What the World’s Largest Paper Ball Has Got to Do with Documentation

Walking through the rows of machinery on display at this year’s IMTS your head swivels back and forth with near breakneck fury. To your right, a new, enormous metal AM system; to the left a field of coordinated robotic arms, just in front a panoptic interface to mind a host of factories. This scene is repeated over and over through the IMTS labyrinth. But off in the distance, a crowd has been growing, but you can’t make out why just yet. As you approach you hear one attendee remark, as he leaves the throng, “Looks just like my desk”.  You push past row upon row of fellow engineers and finally as you approach the front of the crowd, you can see what all of the commotion is about. It’s the world’s largest paper ball. For a second you’re puzzled. Why, in a room filled with the latest in manufacturing technology, is this ball here?

The world’s largest paper ball, created by InspectionXpert. (Image courtesy of InspectionXpert.)

And then it hits you. You know why this hulking mass of paper is here.

What’s Going on with Documentation?

Documentation is critical for all manner of design. Whether your industry is architecture, fashion, engineering or what have you, every design must come with enough documentation to make it manufacturable or replicable.

Since the time of the first engineers, paper documentation (or maybe it was papyrus) has been the standard for sharing an idea with the manufacturing team that build a design. Depending on the complexity of a design a single sheet may be all that’s needed to communicate the dimensions and tolerances of an object. But then again, if you’re building a rocket, you’re going to need more than a sheet. You’re likely going to be printing off reams of paper… And, like it’s been said, “Mo’ paper, mo’ problems!” (That is what’s said, right?)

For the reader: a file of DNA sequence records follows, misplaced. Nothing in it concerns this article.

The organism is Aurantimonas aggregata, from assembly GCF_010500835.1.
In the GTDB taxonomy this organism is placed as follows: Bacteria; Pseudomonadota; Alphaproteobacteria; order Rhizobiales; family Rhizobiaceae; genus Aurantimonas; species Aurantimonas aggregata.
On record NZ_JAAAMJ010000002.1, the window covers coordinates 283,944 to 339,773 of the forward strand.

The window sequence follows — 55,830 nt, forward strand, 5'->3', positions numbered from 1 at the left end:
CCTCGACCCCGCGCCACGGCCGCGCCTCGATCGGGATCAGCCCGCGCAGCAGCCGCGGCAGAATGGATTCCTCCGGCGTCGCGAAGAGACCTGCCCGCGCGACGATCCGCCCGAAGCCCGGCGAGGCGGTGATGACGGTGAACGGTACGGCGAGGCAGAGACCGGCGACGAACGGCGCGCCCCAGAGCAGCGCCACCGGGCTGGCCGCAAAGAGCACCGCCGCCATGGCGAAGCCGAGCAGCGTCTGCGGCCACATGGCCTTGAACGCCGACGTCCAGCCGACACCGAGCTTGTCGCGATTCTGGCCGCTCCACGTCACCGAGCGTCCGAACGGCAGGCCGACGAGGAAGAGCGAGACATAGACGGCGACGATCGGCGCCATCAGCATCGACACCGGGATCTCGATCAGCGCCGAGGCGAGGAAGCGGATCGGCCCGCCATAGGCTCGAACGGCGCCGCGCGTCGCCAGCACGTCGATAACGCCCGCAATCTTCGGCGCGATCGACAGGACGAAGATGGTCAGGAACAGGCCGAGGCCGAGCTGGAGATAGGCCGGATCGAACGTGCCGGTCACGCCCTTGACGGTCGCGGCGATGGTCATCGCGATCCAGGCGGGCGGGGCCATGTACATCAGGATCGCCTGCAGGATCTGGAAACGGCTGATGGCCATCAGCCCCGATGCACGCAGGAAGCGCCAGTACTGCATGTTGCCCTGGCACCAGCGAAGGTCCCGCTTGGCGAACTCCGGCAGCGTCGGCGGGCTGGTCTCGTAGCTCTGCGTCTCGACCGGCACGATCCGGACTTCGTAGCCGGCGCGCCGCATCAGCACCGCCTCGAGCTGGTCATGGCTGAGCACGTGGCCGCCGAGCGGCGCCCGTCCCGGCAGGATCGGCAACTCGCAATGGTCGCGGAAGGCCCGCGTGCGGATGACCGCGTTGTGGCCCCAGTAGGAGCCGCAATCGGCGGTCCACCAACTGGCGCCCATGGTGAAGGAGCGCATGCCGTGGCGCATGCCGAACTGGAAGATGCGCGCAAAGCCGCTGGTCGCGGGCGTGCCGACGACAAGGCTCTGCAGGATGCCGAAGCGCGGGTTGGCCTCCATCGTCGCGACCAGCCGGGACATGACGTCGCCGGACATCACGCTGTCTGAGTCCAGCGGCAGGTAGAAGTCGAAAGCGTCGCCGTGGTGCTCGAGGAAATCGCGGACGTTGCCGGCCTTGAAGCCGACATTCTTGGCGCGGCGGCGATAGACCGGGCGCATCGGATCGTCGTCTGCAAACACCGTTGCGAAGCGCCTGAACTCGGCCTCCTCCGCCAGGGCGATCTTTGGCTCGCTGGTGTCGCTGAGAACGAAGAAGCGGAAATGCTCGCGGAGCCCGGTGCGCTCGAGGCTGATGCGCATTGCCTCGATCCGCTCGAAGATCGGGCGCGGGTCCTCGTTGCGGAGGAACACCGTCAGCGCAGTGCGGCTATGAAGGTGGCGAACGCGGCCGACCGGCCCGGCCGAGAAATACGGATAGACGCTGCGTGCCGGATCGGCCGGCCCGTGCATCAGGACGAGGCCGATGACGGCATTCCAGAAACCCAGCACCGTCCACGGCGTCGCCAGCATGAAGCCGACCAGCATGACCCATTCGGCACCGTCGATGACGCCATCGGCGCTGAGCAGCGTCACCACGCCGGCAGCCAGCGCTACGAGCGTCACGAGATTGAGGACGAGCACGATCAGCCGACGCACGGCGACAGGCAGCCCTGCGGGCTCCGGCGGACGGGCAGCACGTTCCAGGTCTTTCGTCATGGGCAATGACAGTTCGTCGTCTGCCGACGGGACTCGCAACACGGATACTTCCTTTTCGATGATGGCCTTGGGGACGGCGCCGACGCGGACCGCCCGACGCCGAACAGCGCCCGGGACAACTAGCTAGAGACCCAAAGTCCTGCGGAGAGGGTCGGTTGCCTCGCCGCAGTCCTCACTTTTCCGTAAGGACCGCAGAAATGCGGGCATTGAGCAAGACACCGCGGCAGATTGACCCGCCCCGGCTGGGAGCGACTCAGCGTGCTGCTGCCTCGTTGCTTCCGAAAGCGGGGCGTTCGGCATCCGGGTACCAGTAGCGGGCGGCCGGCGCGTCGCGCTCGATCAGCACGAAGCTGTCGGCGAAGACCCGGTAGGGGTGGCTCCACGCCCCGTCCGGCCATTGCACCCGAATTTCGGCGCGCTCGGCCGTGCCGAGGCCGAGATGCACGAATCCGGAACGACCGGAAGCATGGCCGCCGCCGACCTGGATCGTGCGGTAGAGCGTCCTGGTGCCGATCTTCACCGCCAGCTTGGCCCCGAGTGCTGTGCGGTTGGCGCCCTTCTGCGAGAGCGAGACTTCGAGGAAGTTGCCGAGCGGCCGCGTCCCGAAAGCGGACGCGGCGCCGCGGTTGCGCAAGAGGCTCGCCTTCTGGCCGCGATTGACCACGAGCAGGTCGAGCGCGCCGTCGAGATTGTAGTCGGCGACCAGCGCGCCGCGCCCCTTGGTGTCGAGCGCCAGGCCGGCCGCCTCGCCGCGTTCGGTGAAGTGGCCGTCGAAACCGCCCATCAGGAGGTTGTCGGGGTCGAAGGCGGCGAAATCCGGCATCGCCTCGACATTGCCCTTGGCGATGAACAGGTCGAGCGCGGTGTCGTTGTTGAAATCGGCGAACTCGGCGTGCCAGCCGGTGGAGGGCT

Not only does an accumulation of schematic paper take up space, it’s also an inefficient reference tool; it’s terrible for the environment; it hammers the bottom line; and it’s hard to deliver to a job shop if it’s not on site. Fortunately, the design world is moving beyond the paper paradigm and into the realm of digital documentation, where all of the paper’s pitfalls can be eschewed by the behavior of bits.

One company that’s working to transform engineering documentation, particularly in the realm of inspection plans, is InspectionXpert, makers of a self-titled inspection plan software and the world’s largest paper ball.

“There’s a lot of paper in the inspection process,” said Mari Luke, marketing manager for InspectionXpert.”Our customers, who are mostly job shops, are already struggling with their workload, and there’s a lot of inefficiency in paper: it’s hard to reference, easy to lose, and requires a lot of manual work to compile and analyze. But change is hard too; every day we hear, ‘We want to go paperless but…’”

An assembly diagram of the structure for the paper ball. (Image courtesy of InspectionXpert.)

With InspectionXpert, the process of going paperless for inspection planning is painless, and if you’re having trouble transitioning your inspection team to the digital paradigm, the InspectionXpert team have people on hand to help you out. For those who aren’t that into adding another piece of software to their machine, InspectionXpert also has an add-in for SOLIDWORKS called Solidworks Inspection.